Previously printed in the LexisNexis Labour Notes Newsletter.

Most employers are aware that the health and safety of their workers is one of the most important considerations on a worksite.  Across Canada, warnings have been issued to employers and their directors that accountability for workplace accidents and especially fatalities is increasing.  However, in the recent decision of Ontario (Labour) v. New Mex Canada Inc., 2019 ONCA 30, the Ontario Court of Appeal upheld a lower court's decision to overturn two jail sentences for directors following a workplace fatality.

In this case, an employee of New Mex Canada Inc. tragically fell off an elevated platform to his death when he was attempting to retrieve merchandise in a furniture warehouse.  The employee was not provided with fall protection equipment or safety work boots, and there was no protective railing on the order picker platform where he stood while working.  The employer knew in this case that the employee was subject to seizures while working and had fainted twice before.  The pathologist inferred the employee fell while unconscious and that a seizure had precipitated his fall.  The circumstances of the death were described by the sentencing judge as the "highest level of negligence".

The employer and two of its directors were charged and pleaded guilty to offences under the Ontario Occupational Health and Safety Act.  The company was fined $250,000 plus a 25 percent victim surcharge.  The directors were sentenced to 25 days in jail and 12 months of probation in part because of their "moral blameworthiness".  On a first appeal, the provincial appeal court reduced the employer's fine to $50,000 and substituted a $15,000 fine for the directors' jail sentences.  The Crown sought to restore the jail sentences initially imposed but the appeal was dismissed by the Ontario Court of Appeal.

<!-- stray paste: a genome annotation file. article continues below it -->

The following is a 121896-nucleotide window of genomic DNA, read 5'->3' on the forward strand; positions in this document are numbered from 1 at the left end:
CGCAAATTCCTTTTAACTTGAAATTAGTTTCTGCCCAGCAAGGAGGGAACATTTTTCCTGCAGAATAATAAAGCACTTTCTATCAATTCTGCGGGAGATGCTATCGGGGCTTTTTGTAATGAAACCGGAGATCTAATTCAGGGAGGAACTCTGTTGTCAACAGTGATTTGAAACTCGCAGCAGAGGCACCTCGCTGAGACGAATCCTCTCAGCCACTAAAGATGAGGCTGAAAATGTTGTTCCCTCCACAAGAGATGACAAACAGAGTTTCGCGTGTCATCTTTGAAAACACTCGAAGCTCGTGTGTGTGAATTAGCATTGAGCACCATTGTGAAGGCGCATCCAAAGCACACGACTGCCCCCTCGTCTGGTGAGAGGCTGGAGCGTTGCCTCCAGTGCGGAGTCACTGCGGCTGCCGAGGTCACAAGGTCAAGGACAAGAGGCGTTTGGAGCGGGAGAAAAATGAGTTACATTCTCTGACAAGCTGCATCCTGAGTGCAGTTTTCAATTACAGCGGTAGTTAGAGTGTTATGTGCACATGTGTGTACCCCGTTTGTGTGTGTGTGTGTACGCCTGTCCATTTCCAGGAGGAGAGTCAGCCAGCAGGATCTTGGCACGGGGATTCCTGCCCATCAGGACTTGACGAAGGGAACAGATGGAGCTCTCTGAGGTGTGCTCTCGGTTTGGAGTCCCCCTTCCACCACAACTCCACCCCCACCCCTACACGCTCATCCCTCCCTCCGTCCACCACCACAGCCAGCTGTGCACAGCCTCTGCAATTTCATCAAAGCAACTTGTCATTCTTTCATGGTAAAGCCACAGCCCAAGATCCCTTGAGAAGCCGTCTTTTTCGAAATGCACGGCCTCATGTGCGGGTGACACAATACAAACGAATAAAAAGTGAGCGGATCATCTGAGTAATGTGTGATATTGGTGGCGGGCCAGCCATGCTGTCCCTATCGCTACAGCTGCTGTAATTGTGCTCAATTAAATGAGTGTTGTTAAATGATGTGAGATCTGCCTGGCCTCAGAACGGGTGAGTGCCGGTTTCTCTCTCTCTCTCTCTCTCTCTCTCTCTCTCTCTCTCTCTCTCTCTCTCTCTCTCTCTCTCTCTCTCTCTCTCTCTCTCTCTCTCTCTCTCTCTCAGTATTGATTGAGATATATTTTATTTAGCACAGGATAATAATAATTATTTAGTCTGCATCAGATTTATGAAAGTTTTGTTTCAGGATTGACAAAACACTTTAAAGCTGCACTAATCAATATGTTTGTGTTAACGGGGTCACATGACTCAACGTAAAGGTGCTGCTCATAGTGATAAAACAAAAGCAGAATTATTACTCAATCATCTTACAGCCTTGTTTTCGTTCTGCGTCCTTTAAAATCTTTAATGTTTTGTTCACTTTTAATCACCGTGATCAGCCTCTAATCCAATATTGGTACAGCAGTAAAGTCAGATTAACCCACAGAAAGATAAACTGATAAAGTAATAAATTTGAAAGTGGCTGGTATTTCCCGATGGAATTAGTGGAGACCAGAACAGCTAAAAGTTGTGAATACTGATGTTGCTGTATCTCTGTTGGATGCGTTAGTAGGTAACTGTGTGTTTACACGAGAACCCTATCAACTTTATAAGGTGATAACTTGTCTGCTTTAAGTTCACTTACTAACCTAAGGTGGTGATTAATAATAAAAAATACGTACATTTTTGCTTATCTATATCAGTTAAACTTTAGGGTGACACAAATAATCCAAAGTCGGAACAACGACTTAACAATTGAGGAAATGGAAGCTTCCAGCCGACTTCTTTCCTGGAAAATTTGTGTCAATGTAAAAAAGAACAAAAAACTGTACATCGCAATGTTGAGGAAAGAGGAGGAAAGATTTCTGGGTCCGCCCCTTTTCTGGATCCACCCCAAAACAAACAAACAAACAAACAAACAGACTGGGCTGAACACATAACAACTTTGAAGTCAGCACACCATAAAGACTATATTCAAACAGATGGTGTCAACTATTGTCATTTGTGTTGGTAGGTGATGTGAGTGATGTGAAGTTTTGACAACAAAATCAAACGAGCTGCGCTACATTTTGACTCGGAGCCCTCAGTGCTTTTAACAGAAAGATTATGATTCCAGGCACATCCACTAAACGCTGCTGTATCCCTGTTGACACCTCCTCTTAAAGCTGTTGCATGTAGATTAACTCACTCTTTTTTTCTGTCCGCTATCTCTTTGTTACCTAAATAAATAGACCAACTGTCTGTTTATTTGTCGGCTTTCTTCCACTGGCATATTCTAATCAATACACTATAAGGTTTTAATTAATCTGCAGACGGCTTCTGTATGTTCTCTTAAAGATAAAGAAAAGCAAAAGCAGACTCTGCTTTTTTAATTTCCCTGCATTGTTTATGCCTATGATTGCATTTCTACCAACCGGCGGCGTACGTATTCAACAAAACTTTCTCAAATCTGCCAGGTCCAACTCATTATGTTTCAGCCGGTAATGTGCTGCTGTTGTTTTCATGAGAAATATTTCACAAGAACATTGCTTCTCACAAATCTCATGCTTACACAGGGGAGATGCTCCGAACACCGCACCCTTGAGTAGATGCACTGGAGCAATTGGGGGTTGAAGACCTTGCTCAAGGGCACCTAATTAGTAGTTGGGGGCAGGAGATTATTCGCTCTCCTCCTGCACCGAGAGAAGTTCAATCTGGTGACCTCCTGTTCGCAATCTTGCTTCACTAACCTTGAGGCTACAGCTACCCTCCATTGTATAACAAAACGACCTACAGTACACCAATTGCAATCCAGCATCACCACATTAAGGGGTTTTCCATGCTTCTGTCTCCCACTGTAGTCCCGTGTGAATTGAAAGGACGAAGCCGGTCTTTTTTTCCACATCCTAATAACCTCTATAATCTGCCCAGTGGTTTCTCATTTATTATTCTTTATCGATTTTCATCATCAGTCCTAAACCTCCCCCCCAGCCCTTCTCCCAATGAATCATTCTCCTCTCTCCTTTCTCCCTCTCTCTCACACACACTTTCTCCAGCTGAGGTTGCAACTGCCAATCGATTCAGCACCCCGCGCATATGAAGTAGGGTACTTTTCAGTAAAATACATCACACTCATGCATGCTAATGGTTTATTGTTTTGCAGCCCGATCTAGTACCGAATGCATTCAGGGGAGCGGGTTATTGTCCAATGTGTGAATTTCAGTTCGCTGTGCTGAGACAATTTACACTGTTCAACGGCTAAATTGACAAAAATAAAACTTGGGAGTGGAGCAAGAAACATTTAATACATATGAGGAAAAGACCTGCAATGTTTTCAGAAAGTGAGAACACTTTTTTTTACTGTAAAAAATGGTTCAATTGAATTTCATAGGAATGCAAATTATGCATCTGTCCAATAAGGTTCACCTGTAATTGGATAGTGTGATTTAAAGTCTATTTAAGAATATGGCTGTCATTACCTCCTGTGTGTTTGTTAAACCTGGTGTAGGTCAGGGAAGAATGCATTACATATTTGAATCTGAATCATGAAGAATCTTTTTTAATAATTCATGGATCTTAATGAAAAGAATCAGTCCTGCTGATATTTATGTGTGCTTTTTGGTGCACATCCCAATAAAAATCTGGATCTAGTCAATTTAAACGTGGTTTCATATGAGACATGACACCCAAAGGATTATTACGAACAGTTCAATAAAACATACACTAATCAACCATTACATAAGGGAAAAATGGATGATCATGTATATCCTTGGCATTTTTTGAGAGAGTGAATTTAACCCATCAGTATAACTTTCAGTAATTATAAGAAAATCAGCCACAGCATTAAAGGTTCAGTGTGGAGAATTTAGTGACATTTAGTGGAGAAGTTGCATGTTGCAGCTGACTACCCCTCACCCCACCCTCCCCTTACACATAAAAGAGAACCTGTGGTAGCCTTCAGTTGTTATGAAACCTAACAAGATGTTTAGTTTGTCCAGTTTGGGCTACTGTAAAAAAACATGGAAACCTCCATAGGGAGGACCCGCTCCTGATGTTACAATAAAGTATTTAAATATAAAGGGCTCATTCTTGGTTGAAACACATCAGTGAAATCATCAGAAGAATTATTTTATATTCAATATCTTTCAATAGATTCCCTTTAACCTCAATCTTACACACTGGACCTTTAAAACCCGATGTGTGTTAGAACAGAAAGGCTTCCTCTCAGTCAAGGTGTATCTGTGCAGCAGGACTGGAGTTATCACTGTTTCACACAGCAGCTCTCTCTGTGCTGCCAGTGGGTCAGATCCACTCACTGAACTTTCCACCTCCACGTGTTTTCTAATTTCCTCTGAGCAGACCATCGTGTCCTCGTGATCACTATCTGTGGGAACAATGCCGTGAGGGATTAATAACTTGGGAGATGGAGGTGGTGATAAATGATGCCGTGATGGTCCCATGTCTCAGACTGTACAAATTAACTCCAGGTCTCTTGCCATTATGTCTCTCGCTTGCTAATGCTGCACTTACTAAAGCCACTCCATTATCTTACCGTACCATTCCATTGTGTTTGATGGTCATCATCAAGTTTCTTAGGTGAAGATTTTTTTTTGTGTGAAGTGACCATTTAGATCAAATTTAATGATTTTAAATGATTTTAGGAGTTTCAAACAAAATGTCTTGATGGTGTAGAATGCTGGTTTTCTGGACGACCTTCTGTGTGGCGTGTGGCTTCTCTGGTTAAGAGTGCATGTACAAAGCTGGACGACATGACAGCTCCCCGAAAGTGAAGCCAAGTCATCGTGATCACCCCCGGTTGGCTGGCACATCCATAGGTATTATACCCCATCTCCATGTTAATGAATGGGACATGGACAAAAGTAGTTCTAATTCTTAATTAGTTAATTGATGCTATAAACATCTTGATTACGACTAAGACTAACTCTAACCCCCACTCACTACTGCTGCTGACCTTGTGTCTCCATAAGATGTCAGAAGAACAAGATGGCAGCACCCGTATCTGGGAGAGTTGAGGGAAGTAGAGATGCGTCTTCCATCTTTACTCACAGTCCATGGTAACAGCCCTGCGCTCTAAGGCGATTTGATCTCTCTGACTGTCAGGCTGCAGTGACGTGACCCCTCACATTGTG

In this case, the sentencing judge imposed the jail terms because there was a clear inability to pay a fine.  The Ontario Court of Appeal confirmed that the hardship associated with a fine is not a proper basis for imprisonment.  On that ground alone, the Court was prepared to set aside the jail sentences.

Of most interest in this case is that the Court of Appeal went on to make a finding that moral blameworthiness is a factor to consider when making sentencing decisions for regulatory offences.  This finding conflicts with prior decisions which confirmed that "moral blameworthiness" is not a relevant factor for sentencing in cases like this one.  In practice and going forward, this case means that sentencing judges will take an offender's level of culpability into account when arriving at a just sentence.  However, given the other policy considerations applicable to regulatory sentencing, moral blameworthiness can act only to increase a penalty; not reduce a sentence.

Although the Ontario Court of Appeal did not restore the jail sentences, the judicial statements made in this case will likely be used by prosecutors in future cases to argue that jail terms for directors are not only fit but appropriate.  This case acts as a reminder to employers and directors that their responsibility for the health and safety of all workers is serious and substantial.  Employers must be proactive and strive for continual improvement in their health and safety programs, and take all reasonable steps to prevent workplace injuries.  This case also highlights the need for employers and directors to consider their plans for responding to critical incidents, and also seriously consider retaining legal counsel to advise them with respect to incident investigations and potential liabilities arising out of those investigations.

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